New publication in ACS Catalysis

Surpeta B, Grulich M, Palyzová A, Marešová H, Brezovsky J, 2022: Common Dynamic Determinants Govern Quorum Quenching Activity in N-Terminal Serine Hydrolases. ACS Catalysis 12: 6359-6374. full text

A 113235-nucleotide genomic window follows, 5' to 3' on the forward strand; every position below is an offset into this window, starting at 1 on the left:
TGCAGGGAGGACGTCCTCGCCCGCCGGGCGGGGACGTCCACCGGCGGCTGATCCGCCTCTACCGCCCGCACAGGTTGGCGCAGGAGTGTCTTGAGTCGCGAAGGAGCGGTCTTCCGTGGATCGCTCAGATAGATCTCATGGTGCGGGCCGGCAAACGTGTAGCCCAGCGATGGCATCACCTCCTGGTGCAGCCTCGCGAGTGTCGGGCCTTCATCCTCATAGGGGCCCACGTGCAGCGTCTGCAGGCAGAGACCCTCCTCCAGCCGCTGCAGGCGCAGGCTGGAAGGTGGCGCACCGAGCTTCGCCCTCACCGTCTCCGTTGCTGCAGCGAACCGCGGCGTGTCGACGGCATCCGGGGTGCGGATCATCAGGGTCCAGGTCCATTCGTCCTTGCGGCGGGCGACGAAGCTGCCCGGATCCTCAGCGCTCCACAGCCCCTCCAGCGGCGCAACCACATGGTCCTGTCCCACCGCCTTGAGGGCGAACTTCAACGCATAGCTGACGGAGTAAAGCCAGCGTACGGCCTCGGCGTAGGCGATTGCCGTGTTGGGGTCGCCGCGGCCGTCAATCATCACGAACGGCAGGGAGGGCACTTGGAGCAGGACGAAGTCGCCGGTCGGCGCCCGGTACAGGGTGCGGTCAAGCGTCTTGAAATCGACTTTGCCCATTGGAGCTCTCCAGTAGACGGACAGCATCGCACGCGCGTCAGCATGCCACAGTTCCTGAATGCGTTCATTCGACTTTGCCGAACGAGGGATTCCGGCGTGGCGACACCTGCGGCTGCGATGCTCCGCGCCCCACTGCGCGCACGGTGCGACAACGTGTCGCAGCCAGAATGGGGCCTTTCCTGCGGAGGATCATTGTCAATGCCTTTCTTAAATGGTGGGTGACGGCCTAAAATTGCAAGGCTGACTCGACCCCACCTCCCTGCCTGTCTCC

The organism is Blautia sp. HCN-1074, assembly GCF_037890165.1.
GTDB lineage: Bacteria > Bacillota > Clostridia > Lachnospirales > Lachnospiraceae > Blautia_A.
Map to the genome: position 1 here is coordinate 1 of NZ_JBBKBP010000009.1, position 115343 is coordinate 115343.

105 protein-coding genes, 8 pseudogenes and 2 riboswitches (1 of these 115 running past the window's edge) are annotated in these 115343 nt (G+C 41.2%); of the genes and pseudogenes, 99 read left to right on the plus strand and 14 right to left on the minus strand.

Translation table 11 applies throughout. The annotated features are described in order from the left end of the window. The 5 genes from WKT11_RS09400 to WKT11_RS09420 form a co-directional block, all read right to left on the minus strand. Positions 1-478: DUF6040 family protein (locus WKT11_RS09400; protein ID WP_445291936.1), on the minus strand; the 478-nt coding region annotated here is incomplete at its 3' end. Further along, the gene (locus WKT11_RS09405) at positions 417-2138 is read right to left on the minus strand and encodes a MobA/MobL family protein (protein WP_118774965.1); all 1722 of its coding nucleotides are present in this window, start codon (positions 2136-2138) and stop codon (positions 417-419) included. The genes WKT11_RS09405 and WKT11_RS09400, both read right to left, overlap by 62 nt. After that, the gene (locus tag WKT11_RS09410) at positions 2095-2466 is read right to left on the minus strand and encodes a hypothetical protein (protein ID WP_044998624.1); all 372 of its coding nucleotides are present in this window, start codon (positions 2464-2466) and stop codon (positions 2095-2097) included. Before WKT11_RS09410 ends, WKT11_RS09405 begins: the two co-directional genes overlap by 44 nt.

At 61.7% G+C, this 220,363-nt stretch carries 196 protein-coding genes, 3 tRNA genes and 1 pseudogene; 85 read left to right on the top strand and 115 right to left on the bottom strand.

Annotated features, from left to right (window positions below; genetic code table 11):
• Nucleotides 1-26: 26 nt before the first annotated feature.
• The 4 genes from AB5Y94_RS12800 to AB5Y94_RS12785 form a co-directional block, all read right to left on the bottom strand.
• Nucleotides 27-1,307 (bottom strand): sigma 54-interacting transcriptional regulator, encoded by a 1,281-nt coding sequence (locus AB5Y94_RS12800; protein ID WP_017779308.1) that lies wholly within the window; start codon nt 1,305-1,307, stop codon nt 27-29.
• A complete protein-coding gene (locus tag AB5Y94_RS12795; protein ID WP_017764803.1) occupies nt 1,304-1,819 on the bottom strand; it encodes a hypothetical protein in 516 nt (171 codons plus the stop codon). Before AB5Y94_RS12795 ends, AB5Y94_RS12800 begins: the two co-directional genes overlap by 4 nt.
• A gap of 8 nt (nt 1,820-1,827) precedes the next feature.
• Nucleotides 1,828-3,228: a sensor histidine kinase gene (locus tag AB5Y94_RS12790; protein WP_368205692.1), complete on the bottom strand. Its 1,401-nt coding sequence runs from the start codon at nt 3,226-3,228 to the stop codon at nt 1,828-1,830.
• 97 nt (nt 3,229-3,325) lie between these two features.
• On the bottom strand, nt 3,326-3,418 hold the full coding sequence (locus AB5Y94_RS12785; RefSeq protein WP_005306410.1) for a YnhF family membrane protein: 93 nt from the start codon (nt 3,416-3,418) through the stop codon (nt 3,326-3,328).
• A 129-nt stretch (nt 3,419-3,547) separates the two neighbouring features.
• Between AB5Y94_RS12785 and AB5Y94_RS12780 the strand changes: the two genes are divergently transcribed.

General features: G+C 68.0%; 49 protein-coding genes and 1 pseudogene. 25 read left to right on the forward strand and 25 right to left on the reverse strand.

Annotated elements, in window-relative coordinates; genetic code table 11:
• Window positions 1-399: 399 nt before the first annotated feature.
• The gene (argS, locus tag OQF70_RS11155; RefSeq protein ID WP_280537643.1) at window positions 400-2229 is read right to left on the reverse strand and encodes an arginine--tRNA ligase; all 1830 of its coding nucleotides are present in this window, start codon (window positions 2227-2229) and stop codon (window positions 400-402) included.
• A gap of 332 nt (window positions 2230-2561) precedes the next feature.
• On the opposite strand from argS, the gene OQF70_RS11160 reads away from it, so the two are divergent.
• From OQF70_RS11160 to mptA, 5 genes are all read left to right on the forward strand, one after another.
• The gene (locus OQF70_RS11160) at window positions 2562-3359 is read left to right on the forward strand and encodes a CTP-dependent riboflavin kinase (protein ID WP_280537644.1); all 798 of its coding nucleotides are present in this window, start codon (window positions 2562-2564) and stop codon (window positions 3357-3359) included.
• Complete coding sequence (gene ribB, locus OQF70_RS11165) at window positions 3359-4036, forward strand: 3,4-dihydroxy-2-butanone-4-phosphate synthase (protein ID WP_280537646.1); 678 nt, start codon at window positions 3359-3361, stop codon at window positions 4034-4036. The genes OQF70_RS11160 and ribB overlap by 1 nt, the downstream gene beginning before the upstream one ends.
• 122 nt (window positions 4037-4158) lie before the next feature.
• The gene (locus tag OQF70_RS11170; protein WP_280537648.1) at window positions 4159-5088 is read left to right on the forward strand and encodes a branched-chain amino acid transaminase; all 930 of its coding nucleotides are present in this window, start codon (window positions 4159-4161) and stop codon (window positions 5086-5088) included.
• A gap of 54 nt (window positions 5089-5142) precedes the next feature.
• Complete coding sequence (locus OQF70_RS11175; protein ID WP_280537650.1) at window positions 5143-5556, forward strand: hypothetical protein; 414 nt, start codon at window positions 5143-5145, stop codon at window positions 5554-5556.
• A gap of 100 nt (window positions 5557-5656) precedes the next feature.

Growing concerns about microbial antibiotic resistance have motivated extensive research into ways of overcoming antibiotic resistance. Quorum quenching (QQ) processes disrupt bacterial communication via quorum sensing, which enables bacteria to sense the surrounding bacterial cell density and markedly affects their virulence. Due to its indirect mode of action, QQ is believed to exert limited pressure on essential bacterial functions and may thus avoid inducing resistance. Although many enzymes display QQ activity against various bacterial signaling molecules, their mechanisms of action are poorly understood, limiting their potential optimization as QQ agents. Here, we evaluate the capacity of three N-terminal serine hydrolases to degrade N-acyl-homoserine lactones (HSLs) that serve as signaling compounds for Gram-negative bacteria. Using molecular dynamics (MD) simulations of the free enzymes and their complexes with two signaling molecules of different lengths, followed by quantum mechanics/molecular mechanics MD simulations of two catalytic steps, we clarify the molecular processes underpinning their QQ activity. We conclude that all three enzymes degrade HSLs via similar reaction mechanisms. Moreover, we experimentally confirmed the activity of two penicillin G acylases from Escherichia coli (ecPGA) and Achromobacter spp. (aPGA), adding these industrially optimized enzymes to the QQ toolbox. We also observed substrate-dependent differences in the catalytic actions of these enzymes, arising primarily from the distinct structures of their acyl-binding cavities and the dynamics of their molecular gates. As a consequence, the first reaction step catalyzed by ecPGA with a longer substrate had an elevated energy barrier compared to its complex with a shorter substrate because its shallow acyl-binding site could not accommodate a productive substrate-binding configuration of the former one. Conversely, aPGA in complex with the shorter substrate exhibited unfavorable energetics in the first step, while the longer substrate was penalized in the second step, both due to the dynamics of the residues gating the acyl-binding cavity entrance. Finally, the energy barriers of the second reaction step catalyzed by Pseudomonas aeruginosa acyl-homoserine lactone acylase with both substrates were higher than in the other two enzymes due to the unique positioning of Arg297β in this enzyme. The discovery of these dynamic determinants will guide future efforts to design robust QQ agents capable of selectively controlling virulence in resistant bacterial species.